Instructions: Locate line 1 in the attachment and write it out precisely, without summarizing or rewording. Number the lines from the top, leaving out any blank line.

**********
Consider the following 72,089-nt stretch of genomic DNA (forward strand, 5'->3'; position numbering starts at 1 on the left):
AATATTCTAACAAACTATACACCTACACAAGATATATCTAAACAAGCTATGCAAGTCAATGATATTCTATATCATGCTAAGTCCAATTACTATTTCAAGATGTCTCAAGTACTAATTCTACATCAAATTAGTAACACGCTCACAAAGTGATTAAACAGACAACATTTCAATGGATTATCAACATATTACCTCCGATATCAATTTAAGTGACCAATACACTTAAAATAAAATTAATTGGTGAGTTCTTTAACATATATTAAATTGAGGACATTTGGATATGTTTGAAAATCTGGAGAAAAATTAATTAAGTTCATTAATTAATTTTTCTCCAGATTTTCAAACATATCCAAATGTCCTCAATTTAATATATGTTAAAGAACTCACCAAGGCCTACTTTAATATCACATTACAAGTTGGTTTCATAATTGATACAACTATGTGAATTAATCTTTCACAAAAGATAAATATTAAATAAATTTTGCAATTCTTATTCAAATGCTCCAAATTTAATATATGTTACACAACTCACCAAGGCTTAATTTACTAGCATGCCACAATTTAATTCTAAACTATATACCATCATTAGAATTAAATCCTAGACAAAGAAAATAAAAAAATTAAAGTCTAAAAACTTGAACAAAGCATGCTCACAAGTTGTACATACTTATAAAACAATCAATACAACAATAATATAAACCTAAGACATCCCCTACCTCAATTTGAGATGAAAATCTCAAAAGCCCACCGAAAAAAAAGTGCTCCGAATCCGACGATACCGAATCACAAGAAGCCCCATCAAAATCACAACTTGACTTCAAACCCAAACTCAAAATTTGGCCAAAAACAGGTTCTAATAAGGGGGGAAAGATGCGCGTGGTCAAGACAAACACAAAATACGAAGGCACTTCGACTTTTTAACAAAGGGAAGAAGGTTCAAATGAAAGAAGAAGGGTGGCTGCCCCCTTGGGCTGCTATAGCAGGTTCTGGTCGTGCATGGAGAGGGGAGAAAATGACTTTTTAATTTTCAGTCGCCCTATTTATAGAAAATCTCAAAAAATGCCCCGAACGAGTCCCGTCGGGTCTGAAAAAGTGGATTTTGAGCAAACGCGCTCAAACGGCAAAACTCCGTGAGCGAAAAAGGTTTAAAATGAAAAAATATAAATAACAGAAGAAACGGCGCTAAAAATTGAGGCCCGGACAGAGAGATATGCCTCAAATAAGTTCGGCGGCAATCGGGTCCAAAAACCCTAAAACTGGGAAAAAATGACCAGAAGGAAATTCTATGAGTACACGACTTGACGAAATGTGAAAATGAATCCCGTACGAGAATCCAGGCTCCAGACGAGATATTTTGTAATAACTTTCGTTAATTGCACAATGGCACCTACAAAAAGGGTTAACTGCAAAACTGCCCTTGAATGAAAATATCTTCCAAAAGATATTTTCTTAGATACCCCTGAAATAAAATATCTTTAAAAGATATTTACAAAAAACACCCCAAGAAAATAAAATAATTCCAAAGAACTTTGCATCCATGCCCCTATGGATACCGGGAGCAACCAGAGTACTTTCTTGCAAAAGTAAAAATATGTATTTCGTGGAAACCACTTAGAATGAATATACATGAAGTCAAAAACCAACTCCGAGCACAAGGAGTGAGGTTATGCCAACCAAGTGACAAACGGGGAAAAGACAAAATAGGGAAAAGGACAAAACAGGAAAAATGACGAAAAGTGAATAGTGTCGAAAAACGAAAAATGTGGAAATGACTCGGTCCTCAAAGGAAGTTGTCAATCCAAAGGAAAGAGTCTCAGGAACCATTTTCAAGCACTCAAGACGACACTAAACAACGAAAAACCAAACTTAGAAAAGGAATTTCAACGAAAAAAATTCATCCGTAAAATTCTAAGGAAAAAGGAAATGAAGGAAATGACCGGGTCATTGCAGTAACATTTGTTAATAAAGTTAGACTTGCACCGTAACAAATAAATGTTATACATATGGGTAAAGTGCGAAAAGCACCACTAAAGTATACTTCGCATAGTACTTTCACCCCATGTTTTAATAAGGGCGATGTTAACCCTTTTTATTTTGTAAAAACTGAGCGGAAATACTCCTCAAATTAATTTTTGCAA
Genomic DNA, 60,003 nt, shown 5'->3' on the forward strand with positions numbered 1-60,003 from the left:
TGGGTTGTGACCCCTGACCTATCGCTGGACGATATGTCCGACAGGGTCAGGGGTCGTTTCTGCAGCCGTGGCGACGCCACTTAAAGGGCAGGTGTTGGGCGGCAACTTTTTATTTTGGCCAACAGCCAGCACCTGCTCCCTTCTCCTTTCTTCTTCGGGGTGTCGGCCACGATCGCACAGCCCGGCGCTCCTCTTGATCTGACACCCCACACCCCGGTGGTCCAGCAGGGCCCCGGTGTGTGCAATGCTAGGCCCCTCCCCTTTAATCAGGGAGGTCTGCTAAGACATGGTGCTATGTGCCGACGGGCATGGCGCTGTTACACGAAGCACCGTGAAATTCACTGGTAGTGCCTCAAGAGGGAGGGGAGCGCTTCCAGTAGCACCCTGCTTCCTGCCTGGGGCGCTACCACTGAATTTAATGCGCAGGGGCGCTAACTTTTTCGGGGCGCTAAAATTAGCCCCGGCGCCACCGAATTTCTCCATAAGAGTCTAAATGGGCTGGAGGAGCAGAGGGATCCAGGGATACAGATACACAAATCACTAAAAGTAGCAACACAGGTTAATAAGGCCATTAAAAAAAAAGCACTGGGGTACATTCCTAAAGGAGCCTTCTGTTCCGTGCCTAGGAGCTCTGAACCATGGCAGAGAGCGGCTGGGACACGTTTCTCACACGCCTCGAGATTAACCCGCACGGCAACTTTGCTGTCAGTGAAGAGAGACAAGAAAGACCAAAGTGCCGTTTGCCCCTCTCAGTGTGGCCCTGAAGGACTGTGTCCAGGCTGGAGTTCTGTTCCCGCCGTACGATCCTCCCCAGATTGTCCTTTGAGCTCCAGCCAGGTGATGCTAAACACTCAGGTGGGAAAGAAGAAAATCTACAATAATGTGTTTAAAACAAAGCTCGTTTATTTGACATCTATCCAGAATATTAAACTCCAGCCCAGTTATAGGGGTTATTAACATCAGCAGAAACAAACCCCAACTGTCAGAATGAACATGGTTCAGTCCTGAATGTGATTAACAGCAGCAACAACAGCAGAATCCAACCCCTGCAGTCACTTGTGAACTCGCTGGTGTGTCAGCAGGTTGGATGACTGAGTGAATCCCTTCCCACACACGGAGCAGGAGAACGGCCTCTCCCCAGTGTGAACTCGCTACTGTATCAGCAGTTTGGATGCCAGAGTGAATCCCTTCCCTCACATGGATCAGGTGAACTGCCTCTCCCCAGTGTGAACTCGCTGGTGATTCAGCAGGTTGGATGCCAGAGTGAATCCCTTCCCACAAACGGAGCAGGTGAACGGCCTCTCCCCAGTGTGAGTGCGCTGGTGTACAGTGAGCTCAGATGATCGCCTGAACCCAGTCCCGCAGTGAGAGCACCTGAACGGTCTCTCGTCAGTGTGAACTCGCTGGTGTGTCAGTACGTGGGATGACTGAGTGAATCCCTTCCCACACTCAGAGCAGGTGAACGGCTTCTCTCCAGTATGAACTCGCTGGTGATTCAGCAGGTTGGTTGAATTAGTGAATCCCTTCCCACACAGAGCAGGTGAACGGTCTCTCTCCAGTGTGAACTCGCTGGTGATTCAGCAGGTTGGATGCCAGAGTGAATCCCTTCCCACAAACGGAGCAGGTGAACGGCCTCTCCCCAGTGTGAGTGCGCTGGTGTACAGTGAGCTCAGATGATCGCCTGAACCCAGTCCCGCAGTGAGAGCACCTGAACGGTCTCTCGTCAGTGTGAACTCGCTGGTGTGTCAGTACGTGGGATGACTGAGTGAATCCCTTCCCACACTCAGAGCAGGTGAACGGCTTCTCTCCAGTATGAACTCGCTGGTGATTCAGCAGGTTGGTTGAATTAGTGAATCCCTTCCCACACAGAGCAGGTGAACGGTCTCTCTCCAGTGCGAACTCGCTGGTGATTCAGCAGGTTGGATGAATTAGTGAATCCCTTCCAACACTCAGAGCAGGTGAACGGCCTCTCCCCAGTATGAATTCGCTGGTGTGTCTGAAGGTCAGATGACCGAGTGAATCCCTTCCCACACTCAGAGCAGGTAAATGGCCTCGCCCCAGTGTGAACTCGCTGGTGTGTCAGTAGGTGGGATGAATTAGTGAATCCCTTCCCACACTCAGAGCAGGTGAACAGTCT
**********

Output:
Consider the following 72,089-nt stretch of genomic DNA (forward strand, 5'->3'; position numbering starts at 1 on the left):